This morning my daughter and I had the best time ever, a sentiment shared and articulated by both of us. Before I continue, let me rewind a bit. Recently, I began to recognize that we as a family are entering into a new stage. Jack will be eight in December, and Allegra just turned four. Yes, they are both still young children, but babies no longer. The other evening Jack, who is generally within arm’s reach, took my husband’s iphone and shut himself into his room. When I peeked in to check up on him, he looked rather perturbed and informed me that he was listening to music and would appreciate his privacy. Hold up now. Weren’t you just a baby like two minutes ago??? Even my daughter, who is still a little preschooler, is becoming more and more independent. And all of this is good. I know. I know. I know. Yet, as the tic of the clock gets louder and louder and time seems to move faster and faster, I can’t help but feel, well, sad.
So, my husband Giorgio has tweaked his schedule so that every Thursday morning he can go out to breakfast with Jack and do some type of special activity with him. This gives me some rare time to spend with just Allegra. So today Allegra and I decided to grab some munchkins, eat them in the car and go for a bike ride.
As all parents know, even the best laid plans can result in disaster with children. Spontaneous meltdowns, fights, disappointments, can occur at the most unpredictable times. Yet today, none of those things happened. I walked beside my little one as she rode her bike and we chatted and chatted and chatted about everything. Then we decided to head over to the park since we had some more time before we had to meet Jack and my husband back at home. My daughter and I were just happy, so happy in fact, that I became sad. The park was nearly empty, the sky was gray, the air was cool; it was the perfect scenario. We ran up slides, rode the see saw, climbed monkey bars, swung on the swings. And despite all of my joy, I felt a pang in my heart. It seems like just yesterday that I was playing at the park with my Jack, my Jack who now refuses to go to parks, who now shuts himself up in his room to listen to his music. My time with Jack as a baby and toddler and preschooler went by so fast. As I looked at my daughter’s smiling face I thought, my God, we won’t be doing this for much longer. So, even though we should have headed home, we stayed a bit longer and played and laughed and talked.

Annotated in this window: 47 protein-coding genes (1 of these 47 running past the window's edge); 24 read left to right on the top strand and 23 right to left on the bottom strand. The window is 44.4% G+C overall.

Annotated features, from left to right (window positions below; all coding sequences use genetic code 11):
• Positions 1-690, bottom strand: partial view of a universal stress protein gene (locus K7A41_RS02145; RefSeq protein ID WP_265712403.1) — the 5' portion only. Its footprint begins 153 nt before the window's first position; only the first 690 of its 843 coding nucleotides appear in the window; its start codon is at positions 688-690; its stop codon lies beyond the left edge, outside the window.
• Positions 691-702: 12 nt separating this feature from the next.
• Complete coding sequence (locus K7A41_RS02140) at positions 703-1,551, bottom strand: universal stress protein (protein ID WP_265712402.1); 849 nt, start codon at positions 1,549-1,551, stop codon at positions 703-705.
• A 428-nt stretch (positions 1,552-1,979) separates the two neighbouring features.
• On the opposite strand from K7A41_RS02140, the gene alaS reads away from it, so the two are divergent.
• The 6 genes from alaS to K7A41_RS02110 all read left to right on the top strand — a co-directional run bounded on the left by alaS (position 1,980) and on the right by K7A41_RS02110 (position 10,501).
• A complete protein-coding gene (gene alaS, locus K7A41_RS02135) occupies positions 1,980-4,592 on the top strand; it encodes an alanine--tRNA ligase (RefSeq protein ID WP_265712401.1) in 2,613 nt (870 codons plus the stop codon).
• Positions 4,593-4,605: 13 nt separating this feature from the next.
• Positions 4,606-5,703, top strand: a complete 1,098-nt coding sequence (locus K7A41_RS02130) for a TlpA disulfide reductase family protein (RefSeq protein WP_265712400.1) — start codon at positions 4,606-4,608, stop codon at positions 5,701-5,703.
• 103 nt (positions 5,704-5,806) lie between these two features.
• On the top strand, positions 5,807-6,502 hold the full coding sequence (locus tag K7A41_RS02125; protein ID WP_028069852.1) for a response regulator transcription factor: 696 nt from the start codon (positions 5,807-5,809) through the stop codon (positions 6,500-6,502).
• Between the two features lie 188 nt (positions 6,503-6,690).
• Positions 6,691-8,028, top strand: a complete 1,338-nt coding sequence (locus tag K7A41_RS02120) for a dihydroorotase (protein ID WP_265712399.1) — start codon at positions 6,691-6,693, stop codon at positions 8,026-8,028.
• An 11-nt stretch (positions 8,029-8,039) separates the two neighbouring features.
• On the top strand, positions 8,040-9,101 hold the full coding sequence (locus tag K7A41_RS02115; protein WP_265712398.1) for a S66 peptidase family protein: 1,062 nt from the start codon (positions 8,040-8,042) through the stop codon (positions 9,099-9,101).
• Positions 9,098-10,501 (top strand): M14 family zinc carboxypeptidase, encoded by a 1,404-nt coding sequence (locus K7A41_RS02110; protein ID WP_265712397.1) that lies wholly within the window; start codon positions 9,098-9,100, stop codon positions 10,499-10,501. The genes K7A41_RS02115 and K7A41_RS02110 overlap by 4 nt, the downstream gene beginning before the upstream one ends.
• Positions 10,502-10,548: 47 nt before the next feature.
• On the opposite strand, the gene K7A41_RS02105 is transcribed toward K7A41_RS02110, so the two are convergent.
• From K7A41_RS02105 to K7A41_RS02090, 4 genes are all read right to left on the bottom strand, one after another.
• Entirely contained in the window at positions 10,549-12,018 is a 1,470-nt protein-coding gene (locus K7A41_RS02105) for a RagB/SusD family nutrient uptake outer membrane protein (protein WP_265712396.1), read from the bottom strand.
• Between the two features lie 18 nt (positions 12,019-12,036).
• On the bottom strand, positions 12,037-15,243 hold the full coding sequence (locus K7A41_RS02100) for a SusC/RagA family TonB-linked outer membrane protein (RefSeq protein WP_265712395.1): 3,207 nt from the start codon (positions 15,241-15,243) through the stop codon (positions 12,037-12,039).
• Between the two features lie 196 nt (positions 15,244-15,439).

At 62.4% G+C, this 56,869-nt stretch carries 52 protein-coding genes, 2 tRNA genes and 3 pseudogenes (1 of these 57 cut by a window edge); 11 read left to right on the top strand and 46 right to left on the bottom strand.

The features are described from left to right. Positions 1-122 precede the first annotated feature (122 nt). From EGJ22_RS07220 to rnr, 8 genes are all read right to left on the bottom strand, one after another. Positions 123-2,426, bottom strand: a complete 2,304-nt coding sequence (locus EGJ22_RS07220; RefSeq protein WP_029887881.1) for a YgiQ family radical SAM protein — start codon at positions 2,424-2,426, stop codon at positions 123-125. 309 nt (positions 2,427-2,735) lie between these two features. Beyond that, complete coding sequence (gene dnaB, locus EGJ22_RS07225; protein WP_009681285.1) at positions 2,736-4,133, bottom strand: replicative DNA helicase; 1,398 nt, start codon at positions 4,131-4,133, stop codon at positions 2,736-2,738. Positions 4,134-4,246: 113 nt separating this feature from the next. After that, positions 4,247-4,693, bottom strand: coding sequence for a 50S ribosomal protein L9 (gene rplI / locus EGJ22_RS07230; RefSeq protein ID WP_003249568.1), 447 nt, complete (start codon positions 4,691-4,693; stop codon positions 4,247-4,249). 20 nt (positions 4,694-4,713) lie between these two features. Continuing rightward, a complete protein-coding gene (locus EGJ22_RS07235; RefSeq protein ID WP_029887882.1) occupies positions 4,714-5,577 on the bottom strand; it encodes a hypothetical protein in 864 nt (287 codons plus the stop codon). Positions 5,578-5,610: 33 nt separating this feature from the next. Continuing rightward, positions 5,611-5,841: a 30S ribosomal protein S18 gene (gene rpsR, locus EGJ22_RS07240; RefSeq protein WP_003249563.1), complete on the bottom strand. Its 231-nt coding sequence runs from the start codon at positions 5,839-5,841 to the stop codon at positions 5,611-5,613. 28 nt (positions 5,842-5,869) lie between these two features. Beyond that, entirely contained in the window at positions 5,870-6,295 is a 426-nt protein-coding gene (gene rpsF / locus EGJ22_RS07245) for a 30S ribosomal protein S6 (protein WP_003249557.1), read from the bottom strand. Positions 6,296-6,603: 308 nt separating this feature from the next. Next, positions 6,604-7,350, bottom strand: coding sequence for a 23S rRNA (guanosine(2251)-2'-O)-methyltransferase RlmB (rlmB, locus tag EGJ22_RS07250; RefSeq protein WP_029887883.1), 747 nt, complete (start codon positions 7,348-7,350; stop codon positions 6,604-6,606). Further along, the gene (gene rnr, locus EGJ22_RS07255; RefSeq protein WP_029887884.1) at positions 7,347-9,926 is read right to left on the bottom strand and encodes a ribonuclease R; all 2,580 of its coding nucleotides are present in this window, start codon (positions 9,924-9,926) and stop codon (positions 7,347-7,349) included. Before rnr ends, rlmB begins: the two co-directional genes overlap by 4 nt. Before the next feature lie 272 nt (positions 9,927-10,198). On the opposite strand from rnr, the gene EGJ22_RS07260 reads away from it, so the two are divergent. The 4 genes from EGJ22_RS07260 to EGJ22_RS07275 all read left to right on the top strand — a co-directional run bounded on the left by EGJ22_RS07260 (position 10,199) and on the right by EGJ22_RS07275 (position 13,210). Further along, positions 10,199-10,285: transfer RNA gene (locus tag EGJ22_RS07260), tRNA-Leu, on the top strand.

On the ride home Allegra said to me, “Mommy, I didn’t want to leave. You didn’t want to leave. We had the best time ever. But it had to end.” Yes, it had to end. And this is the great sorrow of motherhood. Time marches on, our little ones grow, yet we, us mothers, remain the same. We still have the same great love for our little ones who we once cradled in our arms, and pressed our cheeks against their fuzzy little heads, and picked up and swung in the air, and our little ones grow and become independent, and, as all mothers wish for their children, find their own loves and make their own families so that they too can someday cradle their little ones in their arms and feel fuzzy heads against their cheeks. And so it goes, mothers holding babies, watching them grow, saying good bye, all the while feeling incredible love and joy and sorrow and loss.